The booklet, produced by the Chartered Society of Physiotherapy in conjunction with Professor Mark Porter and Dr Diane Gyi, of Loughborough University, and Helen Williams, of HJ Consultancy, came in the wake of a project carried about by the ergonomic experts called 'Reducing back pain in high-mileage business drivers'.

ACFO director Stewart Whyte said: 'There is already a considerable amount of information and guidance for employers concerning the physical risks to employees' health at work involving computers or manual handling.

'But until now, there has been little information for high-exposure business car drivers and their managers.'

After criticism of seating comfort in the last model Vectra, Opel-Vauxhall invested more than E75 million (about £40 million) to make sure the latest version of the car could claim to have the best seats in its class. As a result, the Vectra became the first high-volume model to have seats that won an orthopaedic award for being kind to the occupant's back.

Specialist medical associations in Germany behind a healthy back campaign awarded their seal of quality to the driver's seat, which features eight-way electrical adjustment, four-way lumbar support and built-in air conditioning.

A company spokesman said: 'This seal of quality is granted only to products that have demonstrated to an independent testing commission, made up of scientists and experts from the medical profession, that they are capable of protecting the back against ill-effects, so we are delighted with this accolade.

'Since the car was a totally new development, it was possible to pursue such aims as enhanced seating comfort, easy operation of the controls, structural strength and the highest possible level of occupant safety, yet at the same time reduce the weight of the body. All our cars in future will also benefit from these principles,' he said.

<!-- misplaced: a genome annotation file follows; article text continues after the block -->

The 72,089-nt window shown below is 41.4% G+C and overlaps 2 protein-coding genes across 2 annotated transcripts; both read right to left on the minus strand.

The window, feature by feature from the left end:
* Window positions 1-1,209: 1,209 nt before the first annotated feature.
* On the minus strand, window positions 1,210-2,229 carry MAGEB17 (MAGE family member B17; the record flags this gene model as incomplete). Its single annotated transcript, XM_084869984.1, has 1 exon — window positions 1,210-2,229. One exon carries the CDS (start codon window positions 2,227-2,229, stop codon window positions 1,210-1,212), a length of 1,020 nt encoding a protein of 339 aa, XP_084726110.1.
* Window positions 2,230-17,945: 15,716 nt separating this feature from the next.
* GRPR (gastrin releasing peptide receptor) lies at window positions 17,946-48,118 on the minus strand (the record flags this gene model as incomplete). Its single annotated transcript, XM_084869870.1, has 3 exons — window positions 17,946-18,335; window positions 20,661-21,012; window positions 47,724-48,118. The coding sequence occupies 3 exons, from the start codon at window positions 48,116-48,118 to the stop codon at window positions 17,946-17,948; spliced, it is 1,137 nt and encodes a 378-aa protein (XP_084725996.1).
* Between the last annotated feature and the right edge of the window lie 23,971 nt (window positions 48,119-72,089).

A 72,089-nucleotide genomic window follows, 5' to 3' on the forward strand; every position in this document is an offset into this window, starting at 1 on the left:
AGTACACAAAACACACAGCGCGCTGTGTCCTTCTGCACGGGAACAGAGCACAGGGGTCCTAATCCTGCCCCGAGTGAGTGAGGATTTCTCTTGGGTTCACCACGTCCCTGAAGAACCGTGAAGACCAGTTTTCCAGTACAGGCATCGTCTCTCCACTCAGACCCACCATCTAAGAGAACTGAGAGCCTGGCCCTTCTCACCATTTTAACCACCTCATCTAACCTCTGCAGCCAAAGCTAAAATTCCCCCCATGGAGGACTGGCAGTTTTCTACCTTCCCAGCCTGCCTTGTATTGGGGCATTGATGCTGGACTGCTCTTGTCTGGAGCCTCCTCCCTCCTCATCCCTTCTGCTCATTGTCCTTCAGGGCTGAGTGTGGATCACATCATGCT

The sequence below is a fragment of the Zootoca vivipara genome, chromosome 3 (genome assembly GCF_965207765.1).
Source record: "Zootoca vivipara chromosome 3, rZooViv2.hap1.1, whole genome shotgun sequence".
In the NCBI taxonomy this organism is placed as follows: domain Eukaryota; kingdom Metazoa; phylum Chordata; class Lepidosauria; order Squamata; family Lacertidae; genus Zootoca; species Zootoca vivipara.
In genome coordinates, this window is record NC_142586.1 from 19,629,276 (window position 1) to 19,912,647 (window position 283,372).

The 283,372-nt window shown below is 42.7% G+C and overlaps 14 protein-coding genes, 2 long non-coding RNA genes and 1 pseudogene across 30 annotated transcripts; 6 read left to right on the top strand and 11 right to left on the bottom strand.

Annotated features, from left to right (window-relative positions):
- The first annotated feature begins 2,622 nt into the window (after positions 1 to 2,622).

To add to the occupant's comfort, the company's engineers increased the height of the front seat back by 57 millimetres to provide more support in the shoulder area. An extra 16 millimetres of longitudinal adjustment benefits occupants with long legs.

Achieving the best position

  • Bring the seat forward so that the pedals can be easily depressed – test this on the clutch or on the accelerator in an automatic car. The knees and hips should be comfortably bent to about 60 degrees, but care should be taken not to over-bend the legs
  • Adjust the angle of the backrest so the wrists are able to just reach the top of the steering wheel. The backrest should be angled about 10 degrees back from vertical
  • If the car has a lumbar or low back support, use it. If necessary, use of a back support may help
  • Adjust the mirrors correctly, so you can see in them when sitting in your relaxed position. This minimises the need for unnecessary twisting and neck craning
  • Headrests are really important – these should be adjusted so that the top of the headrest is level with the top of the head and the head is about 2cm in front of the headrest. In accidents, a properly adjusted headrest can go a long way to preventing whiplash injuries